Applying these principles to the case before us confirms that Mr. Pope's motion to dismiss isn't one eligible for resolution before trial because it implicates the general issue and requires trial .1

To begin, the general issue. Mr. Pope's motion doesn't seek dismissal on the basis of issues collateral to the question of his guilt or innocence. His is no motion based on a Speedy Trial Act violation or seeking the suppression of evidence, for example. Instead, Mr. Pope seeks to vindicate an affirmative defense bearing directly on his guilt or innocence, arguing that he cannot be guilty of the charged offense by dint of the Constitution's guarantees. Proving as much is the whole point of Mr. Pope's motion to dismiss. Furthermore, the “facts surrounding the commission of [Mr. Pope's] alleged offense,” Covington, 395 U.S. at 60, are hardly irrelevant to deciding his defense: the who, what, where, when, why, and how of his firearm possession will determine the validity of his as-applied challenge. He does not claim, after all, that § 922(g)(9) is facially unconstitutional on any set of facts, but instead claims only that it's unconstitutional as applied to his particular circumstances. In other words, he contends the statute is unconstitutional only in light of the “facts surrounding the commission of the alleged offense,” Covington, 395 U.S. at 60-the very facts a court may not consider before trial.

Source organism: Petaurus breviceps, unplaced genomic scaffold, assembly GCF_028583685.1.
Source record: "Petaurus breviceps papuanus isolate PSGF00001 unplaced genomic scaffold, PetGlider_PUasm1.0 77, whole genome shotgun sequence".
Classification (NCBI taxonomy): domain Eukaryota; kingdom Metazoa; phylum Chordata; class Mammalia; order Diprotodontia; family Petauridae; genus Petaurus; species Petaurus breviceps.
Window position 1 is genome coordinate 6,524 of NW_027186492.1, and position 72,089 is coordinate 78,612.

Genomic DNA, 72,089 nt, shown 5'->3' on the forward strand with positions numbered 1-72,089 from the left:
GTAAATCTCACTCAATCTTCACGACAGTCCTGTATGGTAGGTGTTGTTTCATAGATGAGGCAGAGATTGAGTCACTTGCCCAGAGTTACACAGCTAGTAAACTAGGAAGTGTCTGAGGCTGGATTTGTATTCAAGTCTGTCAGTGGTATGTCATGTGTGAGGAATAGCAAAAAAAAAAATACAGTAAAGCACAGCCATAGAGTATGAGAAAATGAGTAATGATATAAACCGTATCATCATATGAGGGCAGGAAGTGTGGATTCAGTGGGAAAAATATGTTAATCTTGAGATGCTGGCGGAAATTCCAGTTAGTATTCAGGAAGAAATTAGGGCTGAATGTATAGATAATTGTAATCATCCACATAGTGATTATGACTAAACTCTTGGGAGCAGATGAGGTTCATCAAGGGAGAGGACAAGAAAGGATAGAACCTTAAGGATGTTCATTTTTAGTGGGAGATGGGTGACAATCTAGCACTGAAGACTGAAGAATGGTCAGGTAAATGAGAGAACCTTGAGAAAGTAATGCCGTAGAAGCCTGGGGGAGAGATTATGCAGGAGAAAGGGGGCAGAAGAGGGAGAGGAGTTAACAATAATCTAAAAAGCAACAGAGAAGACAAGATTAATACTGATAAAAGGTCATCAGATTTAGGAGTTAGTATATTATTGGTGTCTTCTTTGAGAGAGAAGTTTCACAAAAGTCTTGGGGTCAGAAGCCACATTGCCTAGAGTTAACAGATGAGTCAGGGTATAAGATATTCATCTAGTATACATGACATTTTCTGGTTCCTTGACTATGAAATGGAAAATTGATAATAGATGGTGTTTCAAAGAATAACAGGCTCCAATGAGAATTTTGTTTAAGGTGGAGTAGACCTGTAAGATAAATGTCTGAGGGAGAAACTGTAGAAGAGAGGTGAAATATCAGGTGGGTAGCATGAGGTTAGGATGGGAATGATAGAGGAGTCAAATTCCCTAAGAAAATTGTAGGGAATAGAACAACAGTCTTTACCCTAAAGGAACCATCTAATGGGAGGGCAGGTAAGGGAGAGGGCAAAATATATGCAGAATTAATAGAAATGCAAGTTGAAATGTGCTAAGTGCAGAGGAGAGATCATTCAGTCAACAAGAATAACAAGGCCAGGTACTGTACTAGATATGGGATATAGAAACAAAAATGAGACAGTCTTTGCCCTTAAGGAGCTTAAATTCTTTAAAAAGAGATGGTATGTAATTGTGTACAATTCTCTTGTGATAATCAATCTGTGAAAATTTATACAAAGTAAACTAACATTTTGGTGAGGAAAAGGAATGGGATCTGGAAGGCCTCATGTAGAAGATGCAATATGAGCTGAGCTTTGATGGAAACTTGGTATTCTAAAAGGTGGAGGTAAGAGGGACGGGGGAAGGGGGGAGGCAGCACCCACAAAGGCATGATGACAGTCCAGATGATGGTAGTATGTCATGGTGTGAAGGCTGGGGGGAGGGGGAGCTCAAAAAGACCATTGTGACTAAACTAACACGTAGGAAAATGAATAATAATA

Mr. Pope's motion likewise requires a trial of the general issue. This is because it does not rest on a pure question of law, the facts charged in the indictment itself, or agreed extra-indictment facts. Instead, Mr. Pope concedes that, to prevail on his motion, certain disputed facts outside the indictment must be found in his favor, facts that allegedly show he retained a gun only on his property and only to protect himself, others, or his home. We must ask whether he was threatened by the neighbor's dogs (as he alleges) or not (as the government contends). And we must ask whether he was seeking simply to protect himself, others, and his place of residence from dangerous dogs (as he suggests) or whether he also threatened to injure the dogs' owner and did so without provocation (as the government suggests). The resolution of these contested facts is essential to the resolution of his affirmative defense. In all these ways, Mr. Pope's affirmative defense implicates trial of the general issue. See United States v. La Cock, 366 F.3d 883, 889 (10th Cir.2004) (holding that “a contested affirmative defense” generally “should be resolved at trial, not during a motion to dismiss the indictment”).